|Twenty-plus media members gathered for two days to go through the entire selection process. (NCAA)|
INDIANAPOLIS -- Heading to the NCAA mock selection committee in Indianapolis this week, I wasn't sure what to expect. It has been going on for several years, so I assumed I had read pretty much everything that I could possibly learn. Moreover, I've been making my own brackets for more than a decade, so I was familiar with the entire process.
After being sequestered in a conference room for 15 hours over two days, though, my eyes were certainly opened. Whether it was looking at specific teams or specific criteria, it's clear the committee does its due diligence. Even if you go into the room without an ounce of preparation (and no one is allowed to do that), you will be reciting top-50 records and non-conference strengths of schedule with ease by the end of the week.
On Sunday, I'll go more in-depth on a few of the more interesting profiles that we examined. For now, let's look at the three biggest things that I learned on Thursday and Friday.
1. The selection committee isn't homogeneous.
We always hear, “The committee looks for this,” or “Well, that number should impress the committee.” However, the committee is made up of 10 individual human beings -- they're not all the same person. That was clear at the mock exercise. Different people look at different things. Some people looked at margin of victory while that number was irrelevant for most participants. Head-to-head and road wins were a major factor for some while others relied more heavily on top-50 wins and avoidance of bad losses. Some committee members bring the eye test or advanced metrics into the equation; some feel as those shouldn't be part of the process. Though we're relying primarily on facts, it's still a very subjective process.
My partner was Indianapolis TV anchor Amanda Maynard, and we would come to different conclusions even by looking at the same facts. And when the committee brings up a profile, there could be 10 people looking at 10 different things on a team's resume. There's not always a correct answer.
2. Conference affiliation is not a factor
The committee has always maintained that members don't look at conference affiliation when analyzing a team's resume. That seems impossible, I thought, since we all know what conferences teams are in. I was wrong. Not once did we think about how many teams a certain conference has in the tournament, nor did we spend too much time looking at a team's conference record. Unbalanced schedules and bloated leagues make pure conference record nearly irrelevant to the process. When comparing, say, Illinois and Ohio State, the fact the Buckeyes are three games ahead of the Fighting Illini in the Big Ten standings was never mentioned.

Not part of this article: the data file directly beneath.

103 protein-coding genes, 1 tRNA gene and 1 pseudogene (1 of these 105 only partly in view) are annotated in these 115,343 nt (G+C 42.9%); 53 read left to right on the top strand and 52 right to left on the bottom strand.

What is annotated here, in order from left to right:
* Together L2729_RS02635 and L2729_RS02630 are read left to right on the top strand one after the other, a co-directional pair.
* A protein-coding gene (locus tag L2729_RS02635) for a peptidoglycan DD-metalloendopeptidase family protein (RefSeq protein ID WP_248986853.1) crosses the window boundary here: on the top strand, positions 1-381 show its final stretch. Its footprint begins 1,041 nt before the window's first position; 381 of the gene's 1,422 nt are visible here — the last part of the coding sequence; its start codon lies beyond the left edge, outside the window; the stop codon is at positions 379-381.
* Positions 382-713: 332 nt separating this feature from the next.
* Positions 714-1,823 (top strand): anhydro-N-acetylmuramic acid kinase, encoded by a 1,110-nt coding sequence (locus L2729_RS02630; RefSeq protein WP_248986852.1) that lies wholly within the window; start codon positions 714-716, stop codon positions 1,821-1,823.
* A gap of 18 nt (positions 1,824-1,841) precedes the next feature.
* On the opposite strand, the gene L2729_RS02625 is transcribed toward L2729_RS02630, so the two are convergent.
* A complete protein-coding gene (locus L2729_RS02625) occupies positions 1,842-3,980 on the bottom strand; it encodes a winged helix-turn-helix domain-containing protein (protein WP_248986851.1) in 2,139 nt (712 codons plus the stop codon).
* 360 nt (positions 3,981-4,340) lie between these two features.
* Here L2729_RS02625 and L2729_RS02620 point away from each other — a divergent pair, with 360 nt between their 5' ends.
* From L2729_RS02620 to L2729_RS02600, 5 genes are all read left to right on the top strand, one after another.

A couple of things I've heard recently include, “The committee wouldn't leave out a third-place ACC team like Virginia” and “If Alabama goes 14-4 or 15-3 in the SEC, they have to get a bid.” That doesn't even come up in the selection room. You're comparing dozens of resumes -- and that means it's impossible to compare league records. As a result, things like “The SEC deserves three bids” don't hold weight.
3. Numbers and records are not the entire story.
The RPI hovers over the entire process, as it's the primary way to break things into top-50 wins and sub-100 losses. But the fact that Team A has a better RPI than Team B was never brought up when it came time to decide teams. Moreover, the idea that a team with six top-50 wins is automatically better than a team with three top-50 wins also wasn't true. We looked deeper into the process. Where did those top-50 wins come? Did one team beat four teams ranked 40 through 50 and therefore had a bloated top-50 record? Did one team beat three teams in the top 15 and therefore prove its worth better than a team with five wins from 25 to 50? In the same ilk, sub-100 losses aren't all created equal. Losing to George Washington on the road isn't the same as getting steamrolled by Columbia at home.
One interesting thing that I found was the idea of SOS. Committee chair Mike Bobinski said the committee looks past just the pure number when assessing whom a team played. A team like Notre Dame, which has a non-conference SOS of 300, did schedule teams like Purdue and Kentucky, who are usually good. The Irish made an attempt to test themselves, and that's more important to the committee than simply a number.
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